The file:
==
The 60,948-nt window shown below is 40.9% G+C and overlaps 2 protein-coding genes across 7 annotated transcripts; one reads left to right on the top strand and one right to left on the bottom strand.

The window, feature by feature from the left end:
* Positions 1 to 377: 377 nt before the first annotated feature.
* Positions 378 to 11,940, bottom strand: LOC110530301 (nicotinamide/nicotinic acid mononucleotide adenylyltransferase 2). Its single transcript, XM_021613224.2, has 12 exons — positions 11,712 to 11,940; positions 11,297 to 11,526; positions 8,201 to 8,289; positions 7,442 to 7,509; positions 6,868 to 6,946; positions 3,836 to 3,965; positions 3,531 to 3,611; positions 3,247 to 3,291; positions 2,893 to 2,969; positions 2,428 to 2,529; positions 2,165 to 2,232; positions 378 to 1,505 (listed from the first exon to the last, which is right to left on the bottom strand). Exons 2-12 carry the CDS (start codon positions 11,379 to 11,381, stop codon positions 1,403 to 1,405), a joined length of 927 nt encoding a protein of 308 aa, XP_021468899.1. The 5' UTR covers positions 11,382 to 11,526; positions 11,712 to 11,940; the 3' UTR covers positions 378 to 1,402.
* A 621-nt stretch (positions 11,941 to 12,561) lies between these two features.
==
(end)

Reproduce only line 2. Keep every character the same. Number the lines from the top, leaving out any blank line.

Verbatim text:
The window, feature by feature from the left end: